The year-after-year Jeff Francoeur propaganda — or, as I shall henceforth call it, “Francoeurganda” — has been well-cataloged by now. No matter how poorly he does, someone is going to say that this, by gum, is the year he breaks out. No matter how little he progresses, Francoeur himself is going to say that he’s working on his plate discipline. You can set your watch by this alternate universe jive. And frankly, I’d miss it if we didn’t have it.
But I gotta tell ya, friends, we may have peaked with this stuff. Because I see no way anyone can pull off a nutsier bit of Francoeurganda than what Royals hitting coach Kevin Seitzer just pulled, explaining away Frecnhy’s brutal spring training, during which he had an 0-for-25 skid:
“From a swing standpoint, when you watch his video, it is clean and it’s good. It’s solid. He was staying inside the ball. He was staying on the ball. It’s just that his timing was all jacked up because he wasn’t ready to get on it when it’s time to get on it. That’s because he was making sure everything is in its place and exactly right.”
Look, I don’t expect Jeff Francoeur’s own hitting coach to simply come out and say “yeah, he’s having problems and may not be all that good at hitting,” but it seems like there is some truth that can be told between, you know, the real truth, and “he isn’t hitting because he’s making sure everything is just so.”
Now, let us all sit back and wait until June when Francoeur is benched and he demands a trade to a place where he can play full time.
Update (11:57 PM ET): And it’s over. Angel Pagan led off the bottom of the seventh with a line drive double down the left field line off of Stroman, ending the no-hitter. Manager Jim Leyland immediately removed Stroman from the game.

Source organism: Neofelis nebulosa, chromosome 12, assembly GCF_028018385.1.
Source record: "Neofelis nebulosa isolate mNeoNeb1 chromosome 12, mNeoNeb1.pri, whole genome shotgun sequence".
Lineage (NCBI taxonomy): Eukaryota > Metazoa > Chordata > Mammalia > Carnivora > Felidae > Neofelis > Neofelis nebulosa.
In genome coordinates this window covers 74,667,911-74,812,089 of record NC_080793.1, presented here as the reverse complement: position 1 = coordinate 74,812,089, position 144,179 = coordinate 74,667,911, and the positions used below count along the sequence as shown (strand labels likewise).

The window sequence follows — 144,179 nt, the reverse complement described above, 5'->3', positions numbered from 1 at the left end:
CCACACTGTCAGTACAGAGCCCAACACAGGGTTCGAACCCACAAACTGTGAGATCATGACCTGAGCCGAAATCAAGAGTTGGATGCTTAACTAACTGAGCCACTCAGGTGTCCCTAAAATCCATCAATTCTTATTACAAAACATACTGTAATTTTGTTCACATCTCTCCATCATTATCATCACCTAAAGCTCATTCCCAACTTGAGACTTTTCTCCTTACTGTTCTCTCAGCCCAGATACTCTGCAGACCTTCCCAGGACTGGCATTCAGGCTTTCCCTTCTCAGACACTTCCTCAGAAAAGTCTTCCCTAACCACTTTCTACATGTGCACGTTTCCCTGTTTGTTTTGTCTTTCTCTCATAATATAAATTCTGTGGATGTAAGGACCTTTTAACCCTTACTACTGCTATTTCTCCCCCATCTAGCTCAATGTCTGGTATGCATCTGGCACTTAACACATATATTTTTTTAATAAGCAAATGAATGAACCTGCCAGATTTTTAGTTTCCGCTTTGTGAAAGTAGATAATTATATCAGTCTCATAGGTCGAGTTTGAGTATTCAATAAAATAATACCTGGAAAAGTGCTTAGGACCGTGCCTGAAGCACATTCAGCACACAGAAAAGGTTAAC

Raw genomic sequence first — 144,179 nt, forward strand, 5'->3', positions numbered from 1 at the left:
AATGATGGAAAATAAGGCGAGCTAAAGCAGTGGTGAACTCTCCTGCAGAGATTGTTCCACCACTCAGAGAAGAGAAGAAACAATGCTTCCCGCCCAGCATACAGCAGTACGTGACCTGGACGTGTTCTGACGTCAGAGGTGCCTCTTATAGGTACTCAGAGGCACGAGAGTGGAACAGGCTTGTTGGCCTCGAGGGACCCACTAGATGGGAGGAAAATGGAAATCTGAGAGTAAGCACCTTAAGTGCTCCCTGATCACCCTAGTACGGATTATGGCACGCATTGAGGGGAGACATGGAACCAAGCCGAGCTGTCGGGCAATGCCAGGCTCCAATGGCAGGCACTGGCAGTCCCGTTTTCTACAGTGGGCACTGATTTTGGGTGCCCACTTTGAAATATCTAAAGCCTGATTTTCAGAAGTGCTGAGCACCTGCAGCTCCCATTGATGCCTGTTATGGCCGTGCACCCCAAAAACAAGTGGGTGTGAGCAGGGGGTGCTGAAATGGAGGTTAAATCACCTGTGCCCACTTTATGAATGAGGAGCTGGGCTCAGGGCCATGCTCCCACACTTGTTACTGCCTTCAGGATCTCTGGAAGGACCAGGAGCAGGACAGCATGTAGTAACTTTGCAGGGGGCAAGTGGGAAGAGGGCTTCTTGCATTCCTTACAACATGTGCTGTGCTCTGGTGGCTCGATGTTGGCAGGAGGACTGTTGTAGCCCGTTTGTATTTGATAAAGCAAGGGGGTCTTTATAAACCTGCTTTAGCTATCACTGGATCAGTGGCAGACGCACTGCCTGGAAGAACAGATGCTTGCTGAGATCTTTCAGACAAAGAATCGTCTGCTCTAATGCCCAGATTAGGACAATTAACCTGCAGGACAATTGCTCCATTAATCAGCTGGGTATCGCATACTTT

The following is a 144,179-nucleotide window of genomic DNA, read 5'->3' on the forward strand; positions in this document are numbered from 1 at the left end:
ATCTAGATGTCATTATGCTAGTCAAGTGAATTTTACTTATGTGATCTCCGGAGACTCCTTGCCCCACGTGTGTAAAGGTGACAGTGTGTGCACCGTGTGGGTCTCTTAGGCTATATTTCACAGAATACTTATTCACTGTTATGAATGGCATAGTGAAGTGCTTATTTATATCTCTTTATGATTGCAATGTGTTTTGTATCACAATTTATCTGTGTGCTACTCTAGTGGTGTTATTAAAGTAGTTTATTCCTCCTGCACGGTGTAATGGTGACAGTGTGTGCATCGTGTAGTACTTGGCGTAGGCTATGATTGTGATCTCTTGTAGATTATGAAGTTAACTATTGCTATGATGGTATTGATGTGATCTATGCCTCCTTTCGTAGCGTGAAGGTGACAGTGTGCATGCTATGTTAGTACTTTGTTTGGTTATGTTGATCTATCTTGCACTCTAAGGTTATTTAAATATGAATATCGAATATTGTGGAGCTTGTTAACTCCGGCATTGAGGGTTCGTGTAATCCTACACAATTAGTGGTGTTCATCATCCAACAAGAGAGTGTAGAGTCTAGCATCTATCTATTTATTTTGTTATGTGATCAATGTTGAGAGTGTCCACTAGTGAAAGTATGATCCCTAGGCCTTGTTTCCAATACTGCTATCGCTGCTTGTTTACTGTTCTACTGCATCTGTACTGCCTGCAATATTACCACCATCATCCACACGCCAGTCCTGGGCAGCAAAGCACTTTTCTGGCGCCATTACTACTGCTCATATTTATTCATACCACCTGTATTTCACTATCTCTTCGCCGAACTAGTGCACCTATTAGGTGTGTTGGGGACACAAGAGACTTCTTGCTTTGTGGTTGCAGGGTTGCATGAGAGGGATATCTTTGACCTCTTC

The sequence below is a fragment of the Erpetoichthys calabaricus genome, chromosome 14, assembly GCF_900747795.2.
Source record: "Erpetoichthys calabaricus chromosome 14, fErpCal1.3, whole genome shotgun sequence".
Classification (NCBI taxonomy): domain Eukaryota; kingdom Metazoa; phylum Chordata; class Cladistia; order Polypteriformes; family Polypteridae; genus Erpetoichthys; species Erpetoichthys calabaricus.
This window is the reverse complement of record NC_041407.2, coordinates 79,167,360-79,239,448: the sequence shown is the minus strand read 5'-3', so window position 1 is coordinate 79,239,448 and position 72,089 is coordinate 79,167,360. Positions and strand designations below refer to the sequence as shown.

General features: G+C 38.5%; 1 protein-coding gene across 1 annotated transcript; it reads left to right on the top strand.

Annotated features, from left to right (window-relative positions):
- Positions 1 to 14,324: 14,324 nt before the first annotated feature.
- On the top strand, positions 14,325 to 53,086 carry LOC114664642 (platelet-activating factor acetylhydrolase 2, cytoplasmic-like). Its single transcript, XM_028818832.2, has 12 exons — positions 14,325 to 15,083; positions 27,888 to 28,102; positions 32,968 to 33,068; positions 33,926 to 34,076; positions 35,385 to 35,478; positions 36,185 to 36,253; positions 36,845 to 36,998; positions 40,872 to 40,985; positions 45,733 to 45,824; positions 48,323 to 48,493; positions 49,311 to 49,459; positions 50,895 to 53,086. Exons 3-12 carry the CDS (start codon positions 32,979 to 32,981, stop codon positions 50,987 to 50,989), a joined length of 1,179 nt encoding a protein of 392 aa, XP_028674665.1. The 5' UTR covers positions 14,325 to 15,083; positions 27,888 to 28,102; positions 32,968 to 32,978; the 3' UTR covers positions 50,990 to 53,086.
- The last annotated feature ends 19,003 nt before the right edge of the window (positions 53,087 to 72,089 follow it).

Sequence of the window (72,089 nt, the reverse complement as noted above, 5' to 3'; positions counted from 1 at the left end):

U.S. starter Marcus Stroman has held Puerto Rico hitless through six innings thus far in the World Baseball Classic final. The Blue Jays’ right-hander has held the opposition to just one base runner — a walk — with three strikeouts on 68 pitches.
WBC rules limit a pitcher to throwing a maximum of 95 pitches in the Championship Round, so Stroman has 27 pitches left with which to play. If he hits the limit during the at-bat, he can continue throwing to the completion of that at-bat. Needless to say, though, Stroman won’t be finishing his potential no-no.
The U.S. has given four runs of support to Stroman. Ian Kinsler hit a two-run homer in the third inning. Then, in the fifth, Christian Yelich and Andrew McCutchen both provided RBI singles. Update: The U.S. tacked on three more in the top of the seventh when Brandon Crawford drove in two with a bases-loaded single and Giancarlo Stanton followed up with an RBI single.
We’ll keep you updated as Stroman and any pitchers that follow him attempt to complete the no-hitter. Shairon Martis is the only player to throw a no-hitter in WBC history. However, the game ended after seven innings due to the mercy rule, or as it’s known now, the “early termination” rule.
Ian Kinsler found himself in hot water on Wednesday evening when he criticized the way players from Puerto Rico and the Dominican Republic play baseball. It is his hope that kids watching the World Baseball Classic decide to emulate the emotionless way players from the U.S. play baseball as opposed to the exciting, cheerful way players from other countries tend to play the game.
Needless to say, Kinsler’s comments didn’t sit well with many people, but he has the most recent laugh. Kinsler broke a scoreless tie in the top of the third inning of Wednesday night’s WBC final against Puerto Rico, slugging a two-run home run to left-center field at Dodger Stadium off of Seth Lugo.
Kinsler, of course, rounded the bases solemnly which is sure to highlight just how cool and exciting the game of baseball is to international viewers.